If he carefully scans the subject of his future research, Lukas Pairon notices that to some extent young people in Gaza or Kinshasa do the same as the professional musicians he worked with in Vindictus until the end of 2012: they make beauty for which nobody is necessarily waiting, but which creates an unlikely satisfaction in their own lives and beings. And they often do so at their own risk. They collide with the grim dogmatism of those in power in Gaza; they go against the complete disinterest of the government in Kinshasa that abandons the unlikely breeding ground for artistic talent to its fate or to fierce commerce.
“In conversations about music in conflict zones the cliché generally cited is that music soothes the soul or that musical teamwork reflects the peace that comes from it. That is such an improbable exaggeration, as if music had magical powers. I cannot agree with that at all.” Pairon adds a footnote to that certainty a few moments later: “I must admit that I started to doubt my own scepticism about the impact of music in Gaza. I saw there that the young people involved in music and learned to play their instrument often by downloading internet courses, are actually very optimistic and passionate in life. Maybe the music lessons do have something to do with it?”
No peace dove
Music as an instrument of development, is the tagline of the Music Fund 2012-2015 strategy. The text elaborates: “Musical education and performance alone do not prevent conflict, nor do they alone promote economic development. However… well structured musical education can play a fundamental role in building or rebuilding a society, because attention is drawn to culture and is less focused on the misery caused by war and poverty.”
However, development is more than psychological comfort. Does Lukas Pairon also want to tackle social issues with the actions of Music Fund? The short answer seems to be no: “The shortest path to failure is to try to determine from over here how the world should look like over there. I do not want to participate in that. Our role is merely supportive: some of what the people want to do over there is made possible by things we can provide: tools, know-how, training … That is the answer to the objection that with western instruments we also export western culture: we only deliver what is asked for, and what they ask for are instruments that have been “adopted” and with which they make the music of their choice.”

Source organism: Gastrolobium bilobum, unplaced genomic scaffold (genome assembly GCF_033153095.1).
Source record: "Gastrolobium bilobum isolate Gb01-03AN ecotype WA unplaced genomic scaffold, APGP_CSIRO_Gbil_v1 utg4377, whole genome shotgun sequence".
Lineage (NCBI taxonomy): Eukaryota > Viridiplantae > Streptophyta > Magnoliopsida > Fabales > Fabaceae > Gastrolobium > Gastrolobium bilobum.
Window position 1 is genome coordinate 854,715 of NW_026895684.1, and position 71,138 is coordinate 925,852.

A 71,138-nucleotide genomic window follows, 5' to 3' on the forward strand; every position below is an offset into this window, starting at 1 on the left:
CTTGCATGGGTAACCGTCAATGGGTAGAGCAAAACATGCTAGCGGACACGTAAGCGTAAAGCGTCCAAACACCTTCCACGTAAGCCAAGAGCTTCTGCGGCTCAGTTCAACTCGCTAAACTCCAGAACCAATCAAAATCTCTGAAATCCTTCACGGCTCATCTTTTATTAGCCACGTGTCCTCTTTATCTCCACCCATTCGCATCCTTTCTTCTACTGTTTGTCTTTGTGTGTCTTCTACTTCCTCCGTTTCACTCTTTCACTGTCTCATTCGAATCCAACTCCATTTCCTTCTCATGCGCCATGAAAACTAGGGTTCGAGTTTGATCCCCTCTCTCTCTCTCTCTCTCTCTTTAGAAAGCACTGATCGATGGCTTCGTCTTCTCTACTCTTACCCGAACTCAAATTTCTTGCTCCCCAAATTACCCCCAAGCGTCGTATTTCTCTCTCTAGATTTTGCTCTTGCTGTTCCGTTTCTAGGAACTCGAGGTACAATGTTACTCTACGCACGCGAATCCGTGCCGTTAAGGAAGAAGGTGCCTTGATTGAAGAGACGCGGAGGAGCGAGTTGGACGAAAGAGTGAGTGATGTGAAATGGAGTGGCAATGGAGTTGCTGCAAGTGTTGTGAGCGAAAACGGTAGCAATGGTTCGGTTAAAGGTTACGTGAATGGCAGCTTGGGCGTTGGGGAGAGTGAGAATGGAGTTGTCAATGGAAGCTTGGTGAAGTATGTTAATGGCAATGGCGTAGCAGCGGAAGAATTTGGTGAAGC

Pairon refuses the role of peace dove, even though he sees the flutter of potential for artistic projects to create peace. “I do not even think we should set up musical encounters between Palestinians and Israelis. They can do so themselves if they want to.”
Is this attitude of non-intervention sustainable in the context of Israel and Palestine? Can Lukas Pairon continue to insist that he is only a technical, supportive partner, or does he have to choose sides?
Pairon confirms that indifference, even in its positive sense of openness to different possible truths, is not possible when you arrive in Palestine, which he has done more than fifty times in recent years.
“I think the occupation is terrible and am convinced that a solution must come ASAP. That is why I have always been so interested in what peace activists do on both sides of the conflict, often in dialogue with each other. But that is also why I am so opposed to the idea of an intellectual and cultural boycott of Israel.”
Pairon means it more fiercely than may be obvious on the surface. He seems to incarnate engaged equanimity, whether it’s about a missing tuning fork or the daily humiliations undergone by his Palestinian friends. “I could imagine the effect of a bank boycott and would definitely be in favour of a boycott of agricultural products originating from the settlements. But if a music school in Ramallah or Jenin would refuse a music teacher simply because he is from Israel, then I see that as a missed opportunity to make cracks in the wall. Such a music teacher engages in a long-term relationship with his students, but also with the parents and the community of these students. He would probably not get out of the town where he teaches all the time, leaving him to spend the night with the people. Such a person would then take home human stories from the Palestinian Territories. Wanting to end this exchange, to cut this link, that bothers me a lot.”
“I do understand that a Palestinian music school cannot work with every Israeli institution or individual. I understand that one needs to at least have a clear position about the occupation. That is politics. But a boycott directed against anyone from Israel goes beyond that and I cannot agree on that. That is a form of pacifism that will surely not bring peace.”